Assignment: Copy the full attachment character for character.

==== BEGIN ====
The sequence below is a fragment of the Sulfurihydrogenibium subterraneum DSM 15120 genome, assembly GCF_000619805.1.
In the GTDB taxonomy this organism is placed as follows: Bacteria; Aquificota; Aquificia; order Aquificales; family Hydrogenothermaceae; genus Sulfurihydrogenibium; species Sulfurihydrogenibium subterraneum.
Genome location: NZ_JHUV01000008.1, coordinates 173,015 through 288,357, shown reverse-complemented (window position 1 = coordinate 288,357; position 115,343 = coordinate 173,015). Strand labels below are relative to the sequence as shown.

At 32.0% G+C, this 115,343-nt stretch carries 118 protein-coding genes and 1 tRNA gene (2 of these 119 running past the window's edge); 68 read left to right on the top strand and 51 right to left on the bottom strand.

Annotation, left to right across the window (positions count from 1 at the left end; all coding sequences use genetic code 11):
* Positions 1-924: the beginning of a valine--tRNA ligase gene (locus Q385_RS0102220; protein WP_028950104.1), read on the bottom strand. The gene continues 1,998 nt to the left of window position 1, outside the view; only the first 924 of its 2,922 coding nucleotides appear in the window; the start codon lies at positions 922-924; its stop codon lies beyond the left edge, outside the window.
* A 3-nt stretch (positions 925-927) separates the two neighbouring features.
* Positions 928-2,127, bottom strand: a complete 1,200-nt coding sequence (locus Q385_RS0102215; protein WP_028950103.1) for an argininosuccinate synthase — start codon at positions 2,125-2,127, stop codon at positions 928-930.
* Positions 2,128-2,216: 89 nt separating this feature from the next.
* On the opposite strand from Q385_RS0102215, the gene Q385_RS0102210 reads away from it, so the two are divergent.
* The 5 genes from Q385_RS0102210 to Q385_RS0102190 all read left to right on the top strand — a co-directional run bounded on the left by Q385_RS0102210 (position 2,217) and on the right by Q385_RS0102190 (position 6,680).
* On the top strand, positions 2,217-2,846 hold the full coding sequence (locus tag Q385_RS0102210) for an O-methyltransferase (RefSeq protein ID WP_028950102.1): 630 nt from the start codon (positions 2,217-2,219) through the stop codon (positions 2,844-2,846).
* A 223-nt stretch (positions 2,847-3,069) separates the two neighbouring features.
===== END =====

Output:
The sequence below is a fragment of the Sulfurihydrogenibium subterraneum DSM 15120 genome, assembly GCF_000619805.1.
In the GTDB taxonomy this organism is placed as follows: Bacteria; Aquificota; Aquificia; order Aquificales; family Hydrogenothermaceae; genus Sulfurihydrogenibium; species Sulfurihydrogenibium subterraneum.
Genome location: NZ_JHUV01000008.1, coordinates 173,015 through 288,357, shown reverse-complemented (window position 1 = coordinate 288,357; position 115,343 = coordinate 173,015). Strand labels below are relative to the sequence as shown.

At 32.0% G+C, this 115,343-nt stretch carries 118 protein-coding genes and 1 tRNA gene (2 of these 119 running past the window's edge); 68 read left to right on the top strand and 51 right to left on the bottom strand.

Annotation, left to right across the window (positions count from 1 at the left end; all coding sequences use genetic code 11):
* Positions 1-924: the beginning of a valine--tRNA ligase gene (locus Q385_RS0102220; protein WP_028950104.1), read on the bottom strand. The gene continues 1,998 nt to the left of window position 1, outside the view; only the first 924 of its 2,922 coding nucleotides appear in the window; the start codon lies at positions 922-924; its stop codon lies beyond the left edge, outside the window.
* A 3-nt stretch (positions 925-927) separates the two neighbouring features.
* Positions 928-2,127, bottom strand: a complete 1,200-nt coding sequence (locus Q385_RS0102215; protein WP_028950103.1) for an argininosuccinate synthase — start codon at positions 2,125-2,127, stop codon at positions 928-930.
* Positions 2,128-2,216: 89 nt separating this feature from the next.
* On the opposite strand from Q385_RS0102215, the gene Q385_RS0102210 reads away from it, so the two are divergent.
* The 5 genes from Q385_RS0102210 to Q385_RS0102190 all read left to right on the top strand — a co-directional run bounded on the left by Q385_RS0102210 (position 2,217) and on the right by Q385_RS0102190 (position 6,680).
* On the top strand, positions 2,217-2,846 hold the full coding sequence (locus tag Q385_RS0102210) for an O-methyltransferase (RefSeq protein ID WP_028950102.1): 630 nt from the start codon (positions 2,217-2,219) through the stop codon (positions 2,844-2,846).
* A 223-nt stretch (positions 2,847-3,069) separates the two neighbouring features.